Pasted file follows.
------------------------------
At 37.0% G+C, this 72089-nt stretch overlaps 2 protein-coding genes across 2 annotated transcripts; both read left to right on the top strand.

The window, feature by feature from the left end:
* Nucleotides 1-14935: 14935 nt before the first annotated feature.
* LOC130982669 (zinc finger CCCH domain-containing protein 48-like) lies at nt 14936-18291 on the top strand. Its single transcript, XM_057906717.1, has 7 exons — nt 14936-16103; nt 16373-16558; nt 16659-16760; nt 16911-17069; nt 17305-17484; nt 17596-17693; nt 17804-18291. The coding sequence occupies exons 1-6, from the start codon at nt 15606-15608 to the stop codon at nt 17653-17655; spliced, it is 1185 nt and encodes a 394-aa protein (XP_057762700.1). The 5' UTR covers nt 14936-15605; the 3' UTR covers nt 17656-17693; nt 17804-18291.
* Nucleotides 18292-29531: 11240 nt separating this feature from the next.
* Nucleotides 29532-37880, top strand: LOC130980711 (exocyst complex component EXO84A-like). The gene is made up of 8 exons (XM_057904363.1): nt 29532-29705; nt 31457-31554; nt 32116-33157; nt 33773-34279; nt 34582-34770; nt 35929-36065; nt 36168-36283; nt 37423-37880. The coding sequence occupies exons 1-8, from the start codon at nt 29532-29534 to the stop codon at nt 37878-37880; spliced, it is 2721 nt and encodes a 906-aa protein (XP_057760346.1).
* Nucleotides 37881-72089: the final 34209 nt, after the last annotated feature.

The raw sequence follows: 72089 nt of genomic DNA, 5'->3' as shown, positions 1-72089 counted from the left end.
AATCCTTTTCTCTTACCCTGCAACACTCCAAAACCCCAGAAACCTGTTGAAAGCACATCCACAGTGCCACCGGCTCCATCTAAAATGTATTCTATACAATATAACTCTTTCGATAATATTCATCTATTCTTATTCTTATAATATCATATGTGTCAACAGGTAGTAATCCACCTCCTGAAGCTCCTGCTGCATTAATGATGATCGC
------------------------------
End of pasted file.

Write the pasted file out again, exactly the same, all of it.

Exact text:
At 37.0% G+C, this 72089-nt stretch overlaps 2 protein-coding genes across 2 annotated transcripts; both read left to right on the top strand.

The window, feature by feature from the left end:
* Nucleotides 1-14935: 14935 nt before the first annotated feature.
* LOC130982669 (zinc finger CCCH domain-containing protein 48-like) lies at nt 14936-18291 on the top strand. Its single transcript, XM_057906717.1, has 7 exons — nt 14936-16103; nt 16373-16558; nt 16659-16760; nt 16911-17069; nt 17305-17484; nt 17596-17693; nt 17804-18291. The coding sequence occupies exons 1-6, from the start codon at nt 15606-15608 to the stop codon at nt 17653-17655; spliced, it is 1185 nt and encodes a 394-aa protein (XP_057762700.1). The 5' UTR covers nt 14936-15605; the 3' UTR covers nt 17656-17693; nt 17804-18291.
* Nucleotides 18292-29531: 11240 nt separating this feature from the next.
* Nucleotides 29532-37880, top strand: LOC130980711 (exocyst complex component EXO84A-like). The gene is made up of 8 exons (XM_057904363.1): nt 29532-29705; nt 31457-31554; nt 32116-33157; nt 33773-34279; nt 34582-34770; nt 35929-36065; nt 36168-36283; nt 37423-37880. The coding sequence occupies exons 1-8, from the start codon at nt 29532-29534 to the stop codon at nt 37878-37880; spliced, it is 2721 nt and encodes a 906-aa protein (XP_057760346.1).
* Nucleotides 37881-72089: the final 34209 nt, after the last annotated feature.

The raw sequence follows: 72089 nt of genomic DNA, 5'->3' as shown, positions 1-72089 counted from the left end.
AATCCTTTTCTCTTACCCTGCAACACTCCAAAACCCCAGAAACCTGTTGAAAGCACATCCACAGTGCCACCGGCTCCATCTAAAATGTATTCTATACAATATAACTCTTTCGATAATATTCATCTATTCTTATTCTTATAATATCATATGTGTCAACAGGTAGTAATCCACCTCCTGAAGCTCCTGCTGCATTAATGATGATCGC